Animals Abroad

 

 

Sometimes, what you don’t do on your holiday is almost as important as what you do. I got to Chiang Mai after a ten-year absence and found myself blown away by the heavy development and construction that has transformed the city. I came to Chiang Mai to spend a week volunteering with elephants at Elephant Nature Park, which operates a little like a retirement village for elephants (and an experience I highly recommend). There, elephants are treated with dignity and the project provides income for a number of families and locals. Before I started at the project, however, I had three days to hang around while I waited for my boyfriend to fly in and join me.   

Waiting for my pickup at the airport, something caught my eye. Prominently displayed throughout the arrivals hall were bright brochures with a picture of a girl cuddling a baby tiger. 


I wanna do that
 my inner dialogue screamed. I live for animal encounters, whether it be having a baby giraffe suck on my thumb in Namibia, walking with lions in Zimbabwe or working with elephants for a week in Thailand*.  The feeling of being so close to these animals is overwhelming, a special moment that leaves you on a natural high for days. It’s also a privilege. Of course I wanted to cuddle a baby tiger. I am a cat person. And those baby tigers were cute. 

But after that first urge to cuddle a tiger, something started to bother me. I looked closer at the brochure. This wasn’t a tiger conservation project. This was a business aimed at generating money. A small blurb on the back of the brochure explained the keepers jab the animals to wake them up so they wouldn’t look sleepy in photos. I was shocked they’d put that in writing.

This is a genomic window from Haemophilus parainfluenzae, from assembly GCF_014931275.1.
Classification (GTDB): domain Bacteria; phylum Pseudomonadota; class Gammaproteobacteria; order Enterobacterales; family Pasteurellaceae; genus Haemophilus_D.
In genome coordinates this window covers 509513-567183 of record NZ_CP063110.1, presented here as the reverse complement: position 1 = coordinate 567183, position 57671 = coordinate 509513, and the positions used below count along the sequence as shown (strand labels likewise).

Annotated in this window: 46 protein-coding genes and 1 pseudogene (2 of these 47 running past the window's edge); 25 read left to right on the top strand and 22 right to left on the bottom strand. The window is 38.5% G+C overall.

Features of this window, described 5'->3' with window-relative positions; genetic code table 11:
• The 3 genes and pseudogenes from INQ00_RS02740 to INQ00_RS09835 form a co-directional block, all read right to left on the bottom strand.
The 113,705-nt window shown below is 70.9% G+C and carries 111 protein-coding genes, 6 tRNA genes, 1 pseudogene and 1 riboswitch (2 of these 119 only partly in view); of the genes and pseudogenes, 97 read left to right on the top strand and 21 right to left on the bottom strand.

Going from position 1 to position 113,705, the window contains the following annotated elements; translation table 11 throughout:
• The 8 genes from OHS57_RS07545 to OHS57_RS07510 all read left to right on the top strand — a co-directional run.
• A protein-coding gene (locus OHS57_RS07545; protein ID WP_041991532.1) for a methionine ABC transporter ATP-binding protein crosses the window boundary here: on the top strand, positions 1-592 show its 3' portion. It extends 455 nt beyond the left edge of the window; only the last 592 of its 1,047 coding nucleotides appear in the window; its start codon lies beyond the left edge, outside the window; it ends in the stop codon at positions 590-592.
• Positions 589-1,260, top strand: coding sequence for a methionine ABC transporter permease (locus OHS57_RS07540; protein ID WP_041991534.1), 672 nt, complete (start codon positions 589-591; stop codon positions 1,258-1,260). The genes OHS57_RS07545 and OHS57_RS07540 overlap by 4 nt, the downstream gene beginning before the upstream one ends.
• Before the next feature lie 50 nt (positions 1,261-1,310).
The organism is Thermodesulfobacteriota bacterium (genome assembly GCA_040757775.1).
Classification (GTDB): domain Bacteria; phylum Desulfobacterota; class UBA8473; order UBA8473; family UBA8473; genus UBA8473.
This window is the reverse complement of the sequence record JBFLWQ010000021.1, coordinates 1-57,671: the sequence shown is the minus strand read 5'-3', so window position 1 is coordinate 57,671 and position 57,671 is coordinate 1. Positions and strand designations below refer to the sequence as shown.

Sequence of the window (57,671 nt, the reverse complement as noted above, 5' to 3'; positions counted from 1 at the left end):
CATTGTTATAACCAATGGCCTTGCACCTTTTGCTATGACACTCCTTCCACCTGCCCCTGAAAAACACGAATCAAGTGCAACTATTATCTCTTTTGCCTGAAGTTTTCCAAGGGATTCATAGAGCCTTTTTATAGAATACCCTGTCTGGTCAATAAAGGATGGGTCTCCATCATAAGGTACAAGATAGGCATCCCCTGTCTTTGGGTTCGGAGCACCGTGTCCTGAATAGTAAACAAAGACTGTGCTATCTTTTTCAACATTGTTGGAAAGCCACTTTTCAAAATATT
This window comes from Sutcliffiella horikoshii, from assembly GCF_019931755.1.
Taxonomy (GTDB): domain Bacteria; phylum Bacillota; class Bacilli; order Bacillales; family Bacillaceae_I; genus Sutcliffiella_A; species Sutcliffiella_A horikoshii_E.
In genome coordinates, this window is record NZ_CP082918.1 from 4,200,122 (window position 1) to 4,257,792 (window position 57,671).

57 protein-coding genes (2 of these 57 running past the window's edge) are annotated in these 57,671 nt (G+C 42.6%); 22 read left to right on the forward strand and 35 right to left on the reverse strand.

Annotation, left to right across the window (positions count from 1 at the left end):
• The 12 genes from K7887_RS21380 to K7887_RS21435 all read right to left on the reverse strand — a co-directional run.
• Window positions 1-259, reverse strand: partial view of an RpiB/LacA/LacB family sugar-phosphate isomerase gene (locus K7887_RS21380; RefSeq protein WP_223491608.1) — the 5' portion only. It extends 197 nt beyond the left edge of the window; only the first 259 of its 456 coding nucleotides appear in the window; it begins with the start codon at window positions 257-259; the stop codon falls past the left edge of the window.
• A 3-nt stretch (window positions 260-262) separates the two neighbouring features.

I don’t like the idea of an animal being jabbed to smile for a photo. Remember when you had that annoying girlfriend who always used to make you take photos everywhere? Or the school pictures when everyone had to look and appear a certain way? Try going through that every day being a wild creature. A little digging online at my hotel revealed a slew of online criticism. There were multiple accusations of neglect, abuse, mishandling, and cruelty on Trip Advisor.

 

Thailand has an interesting relationship with animals and tourism. One of my first memories of arriving in Bangkok ten years ago was watching an elephant with a mahout cross twelve lanes of heavy traffic and walk past a 7-11. In the resort beaches you can find monkeys tied to ropes and brightly coloured lizards being offered to tourists to hold and photograph for a few baht. It makes for a great snapshot but the reality is that the animals are often mistreated, stressed and stolen from the wild.

 

When I was younger and a little more naive, I didn’t get it. Now that I’ve travelled across the world and seen more, I don’t like it. And I have a habit of speaking out against it. All these creatures don’t belong in bucket bars or on city streets- they belong in the wild.

 

Little is done to dissuade locals and tourists from doing this by either the government or the Tourism Authority of Thailand. I get that the demand from tourists for these encounters is high and Thailand is a poor country. But I also know that the only thing that can stop this sort of thing is the individual making a choice. I really wanted to cuddle a tiger cub in Chiang Mai. But the idea of tigers being breed into captivity for tourists to cuddle like dolls doesn’t sit well with me. Maybe I should have made up my own mind by going to this tiger zoo myself. But I’m glad I didn't, because sometimes what you don’t do on your travels is as important as what you do.

 

*Author’s note: all these animal encounters were at legitimate conservation, rehabilitation or rescue centres for wildlife